Mysteries that slap us in the face
You know those kid questions, such as: “Why is the sky blue?”
There may be a satisfying scientific explanation for that one.
But then as we grow, maybe in our teens, there are: “Why is anything, anything?” Followed by: “Could there really not be anything, just nothing?”
Unless we devote our lives to religion or philosophy, most of us stop asking such questions. We get busy doing other things.
Even as we live much of our lives amid unfathomable mysteries, we become content with that.
Yet, some mysteries can't be avoided, are more immediate and are more troublesome.
Sept. 11, 2001– Newtown, Conn. – Boston. These are such mysteries, and there are many others that slap us in the face.
Knowing who or how does not settle down our need to stare into an abyss and wonder why. We may find solace; yet the mystery persists.
We are forever pained. In the sense that we all walked on the moon in the late 1960s, we are collectively victims of these horrible acts in America and elsewhere.
Wisdom creeps about the edges of our pondering. Such as the time I heard author Wayne Dyer say that people are looking for reasons to be offended; I found some understanding in that.
Or more recently, when I read from some source or another that it is impossible to win an emotional argument. The gun-control debate is an example.
Thousands killed in the wink of an eye in Manhattan; 20 children and six adults gunned down in an elementary school, three killed and more than 100 injured on a Boston street.
What did perpetrators think would be accomplished? Whatever their “messages,” they were completely lost in the horror. There is nowhere for the intellect to get a grasp, to comprehend, to apply balm to our sore brains and bleeding hearts.
Children – children just learning about life's mysteries — are killed, or lose parents or loved ones and survivors among them see that this is the way of the world even as they don't comprehend. They look to their adults, and we are simply dumbfounded.
You can't win an emotional argument, best not to try. Remain quiet, offer a comforting smile.
On NBC news a girl and her mom talked in Boston about lessons learned. The girl paraphrased what her mom just said, that hatred is not the answer. She was so sweet.
Hatred is not the answer to any of these mysteries.
As I write I look on my desk at pictures of a son, two daughters, four granddaughters and realize these are not mysteries that I can justly ignore.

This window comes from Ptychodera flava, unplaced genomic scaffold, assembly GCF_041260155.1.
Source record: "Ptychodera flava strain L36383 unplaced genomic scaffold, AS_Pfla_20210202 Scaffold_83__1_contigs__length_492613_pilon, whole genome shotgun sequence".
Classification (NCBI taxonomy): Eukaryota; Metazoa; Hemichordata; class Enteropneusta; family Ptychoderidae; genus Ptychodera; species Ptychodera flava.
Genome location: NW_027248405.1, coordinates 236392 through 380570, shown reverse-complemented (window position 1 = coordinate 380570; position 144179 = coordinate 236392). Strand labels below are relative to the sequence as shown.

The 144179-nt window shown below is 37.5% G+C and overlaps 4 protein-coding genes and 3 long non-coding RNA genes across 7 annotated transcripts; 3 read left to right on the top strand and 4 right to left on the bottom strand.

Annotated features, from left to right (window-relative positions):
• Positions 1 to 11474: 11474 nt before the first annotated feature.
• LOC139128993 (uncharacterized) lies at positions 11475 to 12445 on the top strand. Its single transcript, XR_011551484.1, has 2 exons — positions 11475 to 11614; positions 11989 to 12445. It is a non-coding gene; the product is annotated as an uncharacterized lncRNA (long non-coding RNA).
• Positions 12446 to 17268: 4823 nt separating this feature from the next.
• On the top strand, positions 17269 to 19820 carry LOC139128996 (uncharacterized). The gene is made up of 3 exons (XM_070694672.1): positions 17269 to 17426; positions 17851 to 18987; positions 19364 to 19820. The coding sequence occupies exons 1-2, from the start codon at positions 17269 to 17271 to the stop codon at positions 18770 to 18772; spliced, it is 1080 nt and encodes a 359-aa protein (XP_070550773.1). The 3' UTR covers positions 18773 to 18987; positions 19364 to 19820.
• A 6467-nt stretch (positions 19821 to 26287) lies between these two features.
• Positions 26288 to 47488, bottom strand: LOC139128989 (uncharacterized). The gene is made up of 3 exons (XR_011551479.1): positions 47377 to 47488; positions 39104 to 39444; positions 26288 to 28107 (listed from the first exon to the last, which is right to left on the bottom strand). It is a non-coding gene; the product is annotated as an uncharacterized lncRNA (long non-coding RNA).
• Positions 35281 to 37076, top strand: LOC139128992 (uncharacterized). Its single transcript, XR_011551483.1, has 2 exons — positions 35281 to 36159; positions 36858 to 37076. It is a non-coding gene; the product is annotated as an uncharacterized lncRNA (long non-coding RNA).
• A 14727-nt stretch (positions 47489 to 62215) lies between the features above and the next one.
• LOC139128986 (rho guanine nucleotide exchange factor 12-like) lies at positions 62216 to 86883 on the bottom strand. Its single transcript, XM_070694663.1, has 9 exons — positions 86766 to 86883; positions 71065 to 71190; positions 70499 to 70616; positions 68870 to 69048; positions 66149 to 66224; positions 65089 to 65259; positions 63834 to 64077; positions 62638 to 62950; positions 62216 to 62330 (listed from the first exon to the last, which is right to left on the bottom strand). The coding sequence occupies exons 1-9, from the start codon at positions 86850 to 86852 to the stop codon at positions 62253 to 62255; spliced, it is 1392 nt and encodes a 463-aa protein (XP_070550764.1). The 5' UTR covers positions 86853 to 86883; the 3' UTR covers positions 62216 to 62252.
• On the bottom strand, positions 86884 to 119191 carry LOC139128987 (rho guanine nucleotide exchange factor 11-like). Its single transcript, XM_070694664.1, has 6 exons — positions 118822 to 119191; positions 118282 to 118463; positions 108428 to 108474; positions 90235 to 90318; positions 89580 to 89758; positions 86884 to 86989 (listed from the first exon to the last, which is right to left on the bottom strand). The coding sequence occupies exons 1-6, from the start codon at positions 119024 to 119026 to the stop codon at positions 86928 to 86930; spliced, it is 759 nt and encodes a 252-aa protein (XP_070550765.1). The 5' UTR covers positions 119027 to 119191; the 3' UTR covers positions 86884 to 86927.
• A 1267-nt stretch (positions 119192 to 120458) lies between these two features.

So I resolve again to be loving, be caring, be compassionate, be understanding.
It starts at home. Where it ends, if it ends, how it ends? We must with that mystery, and stay home where the heart is and hope and pray for the best result.
We collectively walked on the moon, we can collectively spread what is good. That is less a mystery and more a challenge for this age.
Meandering appears Fridays. To share your thoughts on this column (or on most anything) with News Editor Mike O'Hare, write to the Leader Times, P.O. Box 978, Kittanning, PA 16201 or via e-mail to firstname.lastname@example.org.
Show commenting policy
TribLive commenting policy
You are solely responsible for your comments and by using TribLive.com you agree to our Terms of Service.
We moderate comments. Our goal is to provide substantive commentary for a general readership. By screening submissions, we provide a space where readers can share intelligent and informed commentary that enhances the quality of our news and information.
While most comments will be posted if they are on-topic and not abusive, moderating decisions are subjective. We will make them as carefully and consistently as we can. Because of the volume of reader comments, we cannot review individual moderation decisions with readers.
We value thoughtful comments representing a range of views that make their point quickly and politely. We make an effort to protect discussions from repeated comments either by the same reader or different readers.
We follow the same standards for taste as the daily newspaper. A few things we won't tolerate: personal attacks, obscenity, vulgarity, profanity (including expletives and letters followed by dashes), commercial promotion, impersonations, incoherence, proselytizing and SHOUTING. Don't include URLs to Web sites.
We do not edit comments. They are either approved or deleted. We reserve the right to edit a comment that is quoted or excerpted in an article. In this case, we may fix spelling and punctuation.
We welcome strong opinions and criticism of our work, but we don't want comments to become bogged down with discussions of our policies and we will moderate accordingly.
We appreciate it when readers and people quoted in articles or blog posts point out errors of fact or emphasis and will investigate all assertions. But these suggestions should be sent via e-mail. To avoid distracting other readers, we won't publish comments that suggest a correction. Instead, corrections will be made in a blog post or in an article.
- Apple Hill Playhouse takes on an updated ‘Snow White’
- Kittanning’s Keibler, Freeport’s Kelley named Leader Times Baseball, Softball Players of the Year
- Daily Courier roundup: Connellsville all-stars advance
- Springdale counters despair with ‘HOPE’
- McKeesport-raised golfer maintains pro dream in Arizona
- Pirates get journeyman Ishikawa off waivers; outfielder Marte injured
- Woman shot at Kennywood Park in ‘freak accident’
- Don’t remove history’s lessons
- Alvarez homer triggers winning outburst for Pirates
- Alle-Kiski farmers: Crops weather heavy rain
- 87th St. Rita’s Festival scheduled in Connellsville